A Research Agenda for New Institutional Economics
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A Research Agenda for New Institutional Economics

Edited by Claude Ménard and Mary M. Shirley

Consisting of 30 concise chapters written by top scholars, this Research Agenda probes the knowledge frontiers of issues long at the forefront of New Institutional Economics (NIE), including government, contracts and property rights. It examines pressing research questions surrounding norms, culture, and beliefs. It is designed to inform and inspire students and those starting their careers in economics, law and political science. Well-established scholars will also find the book invaluable in updating their understanding of crucial research questions and seeking new areas to explore.
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Chapter 6: A mutually beneficial relationship: relational contracts in developing countries

Rocco Macchiavello

Abstract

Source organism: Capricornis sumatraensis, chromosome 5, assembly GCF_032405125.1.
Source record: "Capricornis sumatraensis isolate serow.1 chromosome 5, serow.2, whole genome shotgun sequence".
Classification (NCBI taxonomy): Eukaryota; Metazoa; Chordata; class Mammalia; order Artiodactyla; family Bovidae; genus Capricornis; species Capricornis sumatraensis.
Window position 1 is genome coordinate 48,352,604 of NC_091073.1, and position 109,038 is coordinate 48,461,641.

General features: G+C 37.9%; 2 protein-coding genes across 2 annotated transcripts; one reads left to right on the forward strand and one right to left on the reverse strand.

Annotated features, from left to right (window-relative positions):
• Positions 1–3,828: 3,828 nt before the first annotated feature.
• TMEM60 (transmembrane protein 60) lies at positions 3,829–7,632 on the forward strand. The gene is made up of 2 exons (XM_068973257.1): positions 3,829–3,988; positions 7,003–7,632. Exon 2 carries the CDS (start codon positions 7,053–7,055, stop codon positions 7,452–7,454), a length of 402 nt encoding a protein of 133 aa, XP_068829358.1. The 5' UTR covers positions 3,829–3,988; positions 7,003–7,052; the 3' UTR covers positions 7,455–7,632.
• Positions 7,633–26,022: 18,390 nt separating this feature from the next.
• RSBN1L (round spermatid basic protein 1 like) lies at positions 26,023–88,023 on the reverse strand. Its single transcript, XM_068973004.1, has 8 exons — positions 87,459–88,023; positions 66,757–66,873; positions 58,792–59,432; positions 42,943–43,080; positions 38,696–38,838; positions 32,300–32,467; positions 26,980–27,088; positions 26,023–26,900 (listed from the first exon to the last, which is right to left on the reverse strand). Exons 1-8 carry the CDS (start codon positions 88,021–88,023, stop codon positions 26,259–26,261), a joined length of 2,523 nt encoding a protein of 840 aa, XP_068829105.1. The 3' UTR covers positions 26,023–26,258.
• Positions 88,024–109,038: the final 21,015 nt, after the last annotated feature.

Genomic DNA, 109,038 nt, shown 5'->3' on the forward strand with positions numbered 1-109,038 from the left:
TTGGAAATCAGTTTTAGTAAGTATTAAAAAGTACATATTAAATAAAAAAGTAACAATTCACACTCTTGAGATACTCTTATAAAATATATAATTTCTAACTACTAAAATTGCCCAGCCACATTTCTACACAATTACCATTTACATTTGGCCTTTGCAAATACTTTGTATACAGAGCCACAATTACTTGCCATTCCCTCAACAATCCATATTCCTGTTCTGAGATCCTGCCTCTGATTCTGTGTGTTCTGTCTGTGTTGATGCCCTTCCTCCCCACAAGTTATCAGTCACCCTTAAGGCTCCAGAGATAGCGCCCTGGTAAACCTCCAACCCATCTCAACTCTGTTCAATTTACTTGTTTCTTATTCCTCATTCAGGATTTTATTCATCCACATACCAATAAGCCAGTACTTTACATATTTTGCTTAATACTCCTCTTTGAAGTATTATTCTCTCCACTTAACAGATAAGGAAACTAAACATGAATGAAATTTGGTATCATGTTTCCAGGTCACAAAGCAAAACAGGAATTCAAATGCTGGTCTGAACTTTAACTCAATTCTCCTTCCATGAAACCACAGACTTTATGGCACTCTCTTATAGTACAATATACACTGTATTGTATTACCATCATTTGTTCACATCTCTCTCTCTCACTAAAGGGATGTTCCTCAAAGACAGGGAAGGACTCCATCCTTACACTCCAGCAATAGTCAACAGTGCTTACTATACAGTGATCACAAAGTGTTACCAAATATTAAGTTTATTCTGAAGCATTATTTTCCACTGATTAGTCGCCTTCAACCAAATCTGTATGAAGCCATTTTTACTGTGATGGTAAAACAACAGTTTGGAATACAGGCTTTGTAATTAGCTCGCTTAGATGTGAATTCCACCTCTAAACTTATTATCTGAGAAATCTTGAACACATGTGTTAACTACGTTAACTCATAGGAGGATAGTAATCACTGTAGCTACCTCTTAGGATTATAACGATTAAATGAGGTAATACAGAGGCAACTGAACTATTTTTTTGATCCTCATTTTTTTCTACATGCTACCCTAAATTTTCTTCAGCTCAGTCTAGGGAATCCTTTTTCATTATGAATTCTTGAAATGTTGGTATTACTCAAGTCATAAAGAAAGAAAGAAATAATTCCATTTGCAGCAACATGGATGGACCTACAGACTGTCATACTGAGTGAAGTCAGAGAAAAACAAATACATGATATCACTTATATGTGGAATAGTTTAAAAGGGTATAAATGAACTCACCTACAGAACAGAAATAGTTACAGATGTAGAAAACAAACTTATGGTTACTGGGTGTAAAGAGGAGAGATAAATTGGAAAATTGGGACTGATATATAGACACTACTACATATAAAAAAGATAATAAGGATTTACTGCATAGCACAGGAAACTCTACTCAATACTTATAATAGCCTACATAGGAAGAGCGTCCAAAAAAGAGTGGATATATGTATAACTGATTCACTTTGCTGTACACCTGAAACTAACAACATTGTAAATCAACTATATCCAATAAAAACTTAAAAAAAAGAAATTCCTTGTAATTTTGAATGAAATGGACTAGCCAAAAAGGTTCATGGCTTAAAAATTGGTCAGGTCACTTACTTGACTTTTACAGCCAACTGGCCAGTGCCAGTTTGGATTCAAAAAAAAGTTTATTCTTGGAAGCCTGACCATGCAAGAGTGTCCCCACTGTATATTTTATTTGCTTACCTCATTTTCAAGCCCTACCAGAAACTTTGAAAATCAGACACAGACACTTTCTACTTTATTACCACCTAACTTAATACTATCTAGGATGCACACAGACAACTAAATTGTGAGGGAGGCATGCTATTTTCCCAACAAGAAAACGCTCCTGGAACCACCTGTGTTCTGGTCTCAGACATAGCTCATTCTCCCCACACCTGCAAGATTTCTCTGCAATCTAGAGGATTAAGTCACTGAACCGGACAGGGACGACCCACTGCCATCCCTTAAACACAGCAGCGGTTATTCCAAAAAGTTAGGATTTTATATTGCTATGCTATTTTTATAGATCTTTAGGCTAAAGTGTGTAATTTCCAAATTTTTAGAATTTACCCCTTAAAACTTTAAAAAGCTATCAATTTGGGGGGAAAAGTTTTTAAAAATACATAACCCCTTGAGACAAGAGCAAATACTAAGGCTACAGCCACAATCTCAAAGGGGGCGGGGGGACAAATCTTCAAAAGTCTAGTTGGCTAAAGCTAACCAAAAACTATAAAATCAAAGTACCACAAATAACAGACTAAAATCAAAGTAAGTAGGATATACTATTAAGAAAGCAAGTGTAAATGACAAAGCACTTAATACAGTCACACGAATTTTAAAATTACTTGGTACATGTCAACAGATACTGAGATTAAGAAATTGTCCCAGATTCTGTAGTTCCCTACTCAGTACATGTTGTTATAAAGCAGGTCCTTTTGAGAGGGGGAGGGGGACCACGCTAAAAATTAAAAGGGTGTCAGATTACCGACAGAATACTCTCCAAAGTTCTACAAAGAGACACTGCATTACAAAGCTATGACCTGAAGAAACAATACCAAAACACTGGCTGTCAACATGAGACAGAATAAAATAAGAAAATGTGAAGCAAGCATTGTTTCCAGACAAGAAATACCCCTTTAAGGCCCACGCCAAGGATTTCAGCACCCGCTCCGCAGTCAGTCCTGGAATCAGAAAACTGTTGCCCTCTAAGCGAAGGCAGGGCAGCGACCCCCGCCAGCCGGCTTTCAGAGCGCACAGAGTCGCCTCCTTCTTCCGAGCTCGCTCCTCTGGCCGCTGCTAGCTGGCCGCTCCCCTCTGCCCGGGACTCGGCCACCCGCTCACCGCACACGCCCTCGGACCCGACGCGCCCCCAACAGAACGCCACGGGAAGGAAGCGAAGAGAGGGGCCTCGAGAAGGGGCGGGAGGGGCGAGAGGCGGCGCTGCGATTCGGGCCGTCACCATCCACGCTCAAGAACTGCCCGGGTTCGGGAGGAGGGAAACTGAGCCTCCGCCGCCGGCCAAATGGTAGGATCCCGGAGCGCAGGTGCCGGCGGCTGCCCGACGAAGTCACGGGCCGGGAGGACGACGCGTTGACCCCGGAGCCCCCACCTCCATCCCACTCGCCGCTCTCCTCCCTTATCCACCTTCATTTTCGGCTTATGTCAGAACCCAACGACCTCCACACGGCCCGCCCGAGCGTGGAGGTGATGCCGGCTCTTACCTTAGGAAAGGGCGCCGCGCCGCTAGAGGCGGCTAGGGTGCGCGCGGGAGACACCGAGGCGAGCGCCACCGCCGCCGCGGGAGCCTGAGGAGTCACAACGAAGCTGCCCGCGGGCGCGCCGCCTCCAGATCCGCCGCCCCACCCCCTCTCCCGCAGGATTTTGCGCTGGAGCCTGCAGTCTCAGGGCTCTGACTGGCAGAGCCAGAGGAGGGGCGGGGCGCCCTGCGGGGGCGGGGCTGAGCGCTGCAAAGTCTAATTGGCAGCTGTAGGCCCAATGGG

Imperfect contract enforcement is a pervasive feature of real-life commercial transactions. Consequently, trading parties rely on long-term relationships based on trust, reputation, and the promise of future rents, to guarantee contractual performance. Developing countries offer fertile ground for studying such relational contracts (RCs) since the market failures and organizational responses are starker, there are fertile opportunities to test theory isolating confounding factors, and a deeper understanding can help design better policies. This chapter reviews recent contributions that highlight the empirical content of RC models, different empirical strategies to test for the presence and quantify the value of RCs in observational data, the interaction between informal RCs and formal governance structures and evidence of how RCs alter market functioning. The chapter highlights promising avenues for further research in this exciting area, not only between firms, but within firms and public bureaucracies, between state and other actors, in informal community organizations, and so on.

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